remember, remember

An army of principles can penetrate where an army of soldiers cannot.

- Thomas Paine

In a sense, maybe it can be seen as a good thing that Dr. Martin Luther King Jr. was assassinated. Perhaps even more than that, it might have been the best thing that could’ve happened to America at the time. Had the Baptist minister not been assassinated, we would in all likelihood not remember him as we do now. Because when a public figure is assassinated, history has the tendency to assume a carte blanche while writing down what it feels he should be remembered for. And to ignore what, for whatever reason, it feels should be forgotten.

To whitewash a man’s life.

We don’t remember that while King was a graduate student at Boston University he plagiarized significant portions of his PhD thesis while his professors knowingly looked the other way. The “Dr.” in his title then carries lies and deceit and dishonesty we would rather not acknowledge. Because acknowledging them would mean tarnishing his legacy, admonishing someone who’s supposed to embody godliness.

After all, we’re told from a very young age that Dr. Martin Luther King saved America from herself, forgave our sins of racism and oppression with the power of his dream. Hundreds of years of oppression, all washed away with the blood of his assassination. We are told his was a dream that did not die with him, we are told his dream was his final message to the American people as they gathered on the Capitol Mall of Washington DC on that spring afternoon.

And yet, that dream was not his final message. In what would be the final months of his life Dr. Martin Luther King began to preach a message that was markedly different from the one we willfully choose to remember him by. It was a message that earned him the condemnation of almost every mainstream newspaper in America, with even Reader’s Digest warning he was trying to bring about an “insurrection.”

No one is taught this in school, for the same reason that no one is taught that Dr. King cheated to get his doctorate.

Because all of us seek to hold onto the ideals that tell us that everything is going to be okay. That we aren’t as ugly and oppressive as those who hate us make us out to be and that if we just hold hands and sing kum-by-ya once a year the problems will just take care of themselves. But then that would be a lie. As millions of Americans living in and around Washington DC were so terribly reminded in the fall of 2002 when Dr King’s final message came horribly to life through the same means that had caused his death.

i                               i                          i

You probably take three-inches for granted on a regular basis. Three-inches might’ve been the difference between being able to ride the rollercoaster or having to watch you big brother go without you, between tripping up the stairs and running up them, or accidentally selecting the wrong grade of gas while you’re filling up your car. But then three-inches can be the difference between a scary moment and a fender bender, a missed shot and a National Championship, or between a surgeon taking your life and saving it.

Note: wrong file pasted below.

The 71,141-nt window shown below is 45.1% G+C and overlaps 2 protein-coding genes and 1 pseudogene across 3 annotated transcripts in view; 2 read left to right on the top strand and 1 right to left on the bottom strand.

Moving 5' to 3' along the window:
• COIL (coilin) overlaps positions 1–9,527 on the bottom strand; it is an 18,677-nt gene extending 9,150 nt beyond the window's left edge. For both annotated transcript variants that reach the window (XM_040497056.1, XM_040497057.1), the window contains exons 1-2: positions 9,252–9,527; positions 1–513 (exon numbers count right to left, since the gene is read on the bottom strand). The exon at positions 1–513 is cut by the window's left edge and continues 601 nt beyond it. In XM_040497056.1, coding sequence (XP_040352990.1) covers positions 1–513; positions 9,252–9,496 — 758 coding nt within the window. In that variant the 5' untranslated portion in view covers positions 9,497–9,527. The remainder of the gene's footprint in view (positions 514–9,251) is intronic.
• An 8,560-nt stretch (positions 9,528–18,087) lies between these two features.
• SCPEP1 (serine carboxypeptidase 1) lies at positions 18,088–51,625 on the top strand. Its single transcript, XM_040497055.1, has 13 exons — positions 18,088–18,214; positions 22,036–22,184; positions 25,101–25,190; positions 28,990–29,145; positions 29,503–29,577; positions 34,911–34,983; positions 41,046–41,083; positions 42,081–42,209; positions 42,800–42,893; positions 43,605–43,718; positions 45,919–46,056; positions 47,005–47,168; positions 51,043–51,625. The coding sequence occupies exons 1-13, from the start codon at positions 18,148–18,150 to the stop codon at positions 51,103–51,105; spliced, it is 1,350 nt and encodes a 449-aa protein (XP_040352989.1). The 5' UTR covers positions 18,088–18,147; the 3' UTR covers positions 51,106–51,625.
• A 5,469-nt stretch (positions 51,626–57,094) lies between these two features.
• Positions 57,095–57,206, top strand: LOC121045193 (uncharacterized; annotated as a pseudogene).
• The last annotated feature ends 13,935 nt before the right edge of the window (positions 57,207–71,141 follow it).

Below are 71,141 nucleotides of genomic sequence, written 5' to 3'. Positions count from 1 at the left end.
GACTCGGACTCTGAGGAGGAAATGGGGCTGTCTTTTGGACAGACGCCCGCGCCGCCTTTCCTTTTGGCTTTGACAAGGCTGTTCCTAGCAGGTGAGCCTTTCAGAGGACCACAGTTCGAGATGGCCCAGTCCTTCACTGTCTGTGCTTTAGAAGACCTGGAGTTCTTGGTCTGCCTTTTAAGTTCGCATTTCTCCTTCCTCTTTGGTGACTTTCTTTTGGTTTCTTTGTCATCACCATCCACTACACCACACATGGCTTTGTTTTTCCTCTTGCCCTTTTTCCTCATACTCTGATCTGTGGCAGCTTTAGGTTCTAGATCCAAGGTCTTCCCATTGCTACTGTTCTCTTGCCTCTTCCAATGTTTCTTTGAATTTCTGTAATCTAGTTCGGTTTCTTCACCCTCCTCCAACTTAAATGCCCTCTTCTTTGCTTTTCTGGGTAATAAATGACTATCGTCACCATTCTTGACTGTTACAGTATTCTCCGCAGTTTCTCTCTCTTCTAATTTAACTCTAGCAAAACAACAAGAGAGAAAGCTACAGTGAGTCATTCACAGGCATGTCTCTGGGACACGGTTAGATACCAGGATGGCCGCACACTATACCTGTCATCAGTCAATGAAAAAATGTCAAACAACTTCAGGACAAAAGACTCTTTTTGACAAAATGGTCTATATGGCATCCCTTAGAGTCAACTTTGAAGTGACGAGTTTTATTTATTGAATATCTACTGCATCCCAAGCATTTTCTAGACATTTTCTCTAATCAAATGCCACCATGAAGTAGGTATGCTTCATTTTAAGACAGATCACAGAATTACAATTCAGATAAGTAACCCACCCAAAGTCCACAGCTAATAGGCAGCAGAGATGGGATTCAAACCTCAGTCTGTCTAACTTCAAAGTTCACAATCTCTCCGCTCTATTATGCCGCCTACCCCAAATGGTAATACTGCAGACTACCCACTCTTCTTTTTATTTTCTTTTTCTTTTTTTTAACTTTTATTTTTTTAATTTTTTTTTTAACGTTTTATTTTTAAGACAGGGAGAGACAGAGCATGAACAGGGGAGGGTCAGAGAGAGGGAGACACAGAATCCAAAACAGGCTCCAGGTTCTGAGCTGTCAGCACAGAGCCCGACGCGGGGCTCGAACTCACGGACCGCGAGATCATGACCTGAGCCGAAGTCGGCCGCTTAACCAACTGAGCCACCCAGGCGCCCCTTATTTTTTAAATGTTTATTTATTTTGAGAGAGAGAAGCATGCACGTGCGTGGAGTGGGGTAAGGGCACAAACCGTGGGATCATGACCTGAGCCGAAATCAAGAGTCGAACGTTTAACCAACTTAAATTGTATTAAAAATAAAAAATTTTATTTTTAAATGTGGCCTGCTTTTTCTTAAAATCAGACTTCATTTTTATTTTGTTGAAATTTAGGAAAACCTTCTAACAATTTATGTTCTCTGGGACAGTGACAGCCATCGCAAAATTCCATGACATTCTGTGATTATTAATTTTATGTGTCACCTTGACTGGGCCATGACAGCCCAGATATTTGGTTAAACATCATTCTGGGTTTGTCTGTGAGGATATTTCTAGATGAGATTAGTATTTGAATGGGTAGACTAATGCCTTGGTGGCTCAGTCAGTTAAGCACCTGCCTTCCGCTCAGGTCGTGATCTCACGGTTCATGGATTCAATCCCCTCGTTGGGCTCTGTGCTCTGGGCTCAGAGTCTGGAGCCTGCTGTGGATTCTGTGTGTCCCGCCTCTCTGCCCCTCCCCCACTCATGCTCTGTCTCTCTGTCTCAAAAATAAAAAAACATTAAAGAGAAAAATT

On October 2nd three-inches was the difference between Ann Chapman, a clerk working the cashier at her local Michael’s craft store, only feeling an odd rush of air ruffle her hair – and having her brain explode out the side of her head. For whatever reason the high-velocity round meant for her head missed. It might’ve been a gust of wind or it might’ve been the sniper not adjusting for the store’s glass window deflecting the bullet’s path or something else entirely. But he missed.

Less than an hour later the sniper went for a more reliable body-shot that found it’s mark, and Maryland’s most affluent suburb recorded its first shooting death of the month. Shooting deaths have never been an uncommon occurrence in the DC metropolitan area. So the first few deaths didn’t really cause much of a stir.

They rarely do. The sniper certainly wasn’t fazed by the deaths, and the collective denizens of the beltway’s perpetual grind didn’t so much as downshift when the first death was reported. Which is what you’d expect, since it was only five-sentences long and appeared on page B2 of the next morning’s Metro section in the Washington Post. Just another death.

He had been on the board of his church, an active leader in his eleven year-old son’s Boy Scout Troop, a Civil War buff, and had arranged the donation of ten old government computers to the nearby public elementary school which he mentored at. But the victim isn’t remembered for any of that and never will be by any except those who had been closest to him. The rest of us wouldn’t even be able to tell you his name, but if asked you’d be able to say you remembered when you heard he – whoever he was – had died.

The answers to why he died as he did aren’t as simple as the facts that lay in the parking lot of the Shopper’s Food Warehouse where his punctured aorta and severed spine led to his death. To find them we must return, for one more time, back to the start.

When Ramzi Yousef first arrived in New York City in the fall of 1993 his first stop was the local mosque, where he figured he’d able to find men willing to help him in his cause. He was right, although only one of the men had any previous experience with anything that resembled an act of war.

That man had traveled to Afghanistan to fight alongside his Muslim brothers against the invading Soviets, sustaining wounds from a Russian mortar in his arm and leg while he was there and returning home with the vow to continue his jihad against the West there. But unlike the rest of the muj who fought in Afghanistan against the Soviets, home for Clement Rodney Hampton was Brooklyn, New Jersey.

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